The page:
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The Secret Ingredient for Her Success? Mentors

This former SkillsUSA national officer’s talents have taken her from culinary arts to the courtroom to authoring a children’s book. With every unexpected twist in the road so far, one thing has remained consistent: Sheila Vasquez has always found mentors to help guide the way.
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Photo courtesy of Sheila Vasquez

In the midst of COVID lockdowns, Sheila Vasquez got inspired as she watched her daughter reading books in the family library. “She loves books,” Vasquez says, “I saw her always exploring different books. And instead of watching a show or playing with a toy, she would run and grab a book.”

That was when she first considered writing a book with her daughter. “I said, ‘How awesome would it be if she could see herself in a book?’”

Becoming a children’s book author is a bit different than her day job as assistant chief counsel for the Department of Homeland Security in Miami, but Vasquez has always been versatile. Joining SkillsUSA as a high school student helped her turn that positive character trait into wide-ranging success.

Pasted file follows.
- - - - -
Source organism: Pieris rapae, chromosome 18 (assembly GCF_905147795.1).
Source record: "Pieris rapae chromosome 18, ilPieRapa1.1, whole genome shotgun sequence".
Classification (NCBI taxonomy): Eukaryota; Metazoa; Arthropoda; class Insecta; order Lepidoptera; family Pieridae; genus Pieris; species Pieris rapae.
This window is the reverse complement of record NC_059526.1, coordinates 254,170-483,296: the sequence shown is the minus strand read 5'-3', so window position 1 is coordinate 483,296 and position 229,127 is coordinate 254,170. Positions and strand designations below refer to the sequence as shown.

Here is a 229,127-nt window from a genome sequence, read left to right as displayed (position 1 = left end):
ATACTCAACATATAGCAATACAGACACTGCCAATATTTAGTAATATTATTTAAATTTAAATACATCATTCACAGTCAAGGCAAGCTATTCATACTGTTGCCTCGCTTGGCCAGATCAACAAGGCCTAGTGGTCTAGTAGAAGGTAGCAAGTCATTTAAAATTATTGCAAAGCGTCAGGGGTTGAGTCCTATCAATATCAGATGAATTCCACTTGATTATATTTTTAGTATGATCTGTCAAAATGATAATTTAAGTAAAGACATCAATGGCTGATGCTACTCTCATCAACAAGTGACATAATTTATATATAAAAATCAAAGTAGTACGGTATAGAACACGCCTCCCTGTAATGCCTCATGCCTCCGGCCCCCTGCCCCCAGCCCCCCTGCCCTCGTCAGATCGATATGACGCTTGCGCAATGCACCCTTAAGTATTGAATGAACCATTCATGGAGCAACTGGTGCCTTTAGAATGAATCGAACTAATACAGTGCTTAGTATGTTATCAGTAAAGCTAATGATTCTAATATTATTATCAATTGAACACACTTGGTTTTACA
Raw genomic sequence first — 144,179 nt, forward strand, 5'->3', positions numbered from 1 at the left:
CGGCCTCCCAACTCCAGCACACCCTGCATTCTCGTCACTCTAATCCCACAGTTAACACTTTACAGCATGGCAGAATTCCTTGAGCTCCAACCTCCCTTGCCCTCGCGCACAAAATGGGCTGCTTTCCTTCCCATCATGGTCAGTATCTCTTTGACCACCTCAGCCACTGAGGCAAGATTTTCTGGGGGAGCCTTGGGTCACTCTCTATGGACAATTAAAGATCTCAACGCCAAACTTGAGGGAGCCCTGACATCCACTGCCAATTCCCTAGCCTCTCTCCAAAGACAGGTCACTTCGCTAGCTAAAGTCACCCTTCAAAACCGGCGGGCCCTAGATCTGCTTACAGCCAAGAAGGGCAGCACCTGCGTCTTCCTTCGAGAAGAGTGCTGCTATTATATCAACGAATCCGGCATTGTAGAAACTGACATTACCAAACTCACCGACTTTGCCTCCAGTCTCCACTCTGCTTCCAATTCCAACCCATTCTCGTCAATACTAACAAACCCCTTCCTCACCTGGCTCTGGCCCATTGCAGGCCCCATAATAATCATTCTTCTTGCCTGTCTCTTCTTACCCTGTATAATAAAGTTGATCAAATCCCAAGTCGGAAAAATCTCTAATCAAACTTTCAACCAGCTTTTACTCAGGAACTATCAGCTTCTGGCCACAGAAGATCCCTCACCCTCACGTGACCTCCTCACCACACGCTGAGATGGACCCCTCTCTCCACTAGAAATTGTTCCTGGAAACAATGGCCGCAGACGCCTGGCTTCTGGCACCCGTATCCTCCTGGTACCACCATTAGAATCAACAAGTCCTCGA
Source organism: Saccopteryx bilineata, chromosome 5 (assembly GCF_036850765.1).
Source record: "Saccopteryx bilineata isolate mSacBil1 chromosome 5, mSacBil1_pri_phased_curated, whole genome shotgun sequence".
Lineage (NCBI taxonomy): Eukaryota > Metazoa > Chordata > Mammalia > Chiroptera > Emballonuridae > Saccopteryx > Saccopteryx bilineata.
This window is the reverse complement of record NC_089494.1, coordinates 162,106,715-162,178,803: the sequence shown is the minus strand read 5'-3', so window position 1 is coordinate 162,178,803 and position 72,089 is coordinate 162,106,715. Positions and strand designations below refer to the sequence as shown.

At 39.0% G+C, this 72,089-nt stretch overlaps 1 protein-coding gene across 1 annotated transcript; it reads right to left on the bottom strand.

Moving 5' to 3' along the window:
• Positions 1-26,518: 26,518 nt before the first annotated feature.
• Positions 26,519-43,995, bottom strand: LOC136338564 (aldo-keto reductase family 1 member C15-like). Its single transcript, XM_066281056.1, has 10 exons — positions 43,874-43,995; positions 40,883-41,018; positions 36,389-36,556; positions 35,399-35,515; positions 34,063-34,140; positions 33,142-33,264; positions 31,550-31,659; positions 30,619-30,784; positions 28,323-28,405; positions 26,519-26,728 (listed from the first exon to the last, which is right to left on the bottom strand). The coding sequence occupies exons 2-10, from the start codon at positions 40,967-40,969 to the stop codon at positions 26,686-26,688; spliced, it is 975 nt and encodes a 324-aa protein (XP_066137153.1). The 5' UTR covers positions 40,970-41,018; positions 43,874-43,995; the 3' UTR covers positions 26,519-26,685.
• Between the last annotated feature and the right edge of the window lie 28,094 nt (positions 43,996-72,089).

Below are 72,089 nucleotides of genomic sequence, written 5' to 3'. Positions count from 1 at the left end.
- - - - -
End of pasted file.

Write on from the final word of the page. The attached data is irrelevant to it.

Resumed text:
Mentors Open Doors

As a child growing up in Rhode Island, Vasquez was always a good student and loved school, describing herself as “very studious.”

“I was so excited to do my homework. I would just be excited about markers and highlighters and different cool rulers and things like that. I was really into school,” she says. Ever the multi-talent, she also took time to participate in cheerleading and — as a high school student at Cranston Area Career and Technical Center — SkillsUSA.

Vasquez was introduced to SkillsUSA by her high school culinary arts instructor, Chef Martha Sylvestre, who convinced Vasquez to join. Vasquez embraced SkillsUSA membership with the same passion she’d embraced school in general. Maybe more.

“I started getting involved so much that I loved it, and I ended up running for state office,” she says.

Vasquez was the cover model of the Summer 2006 issue of SkillsUSA Champions magazine. Photo by Lloyd Wolf.

Serving as a state officer led Vasquez to another mentor in Joshua Klemp, SkillsUSA Rhode Island’s current state director who was assistant director at the time. Klemp saw Vasquez’s potential right away, helping to prepare her for a run at national office the following year. “She was always a go-getter,” Klemp says, “She had ambition and knew what she wanted to do, and she was always working toward that goal.”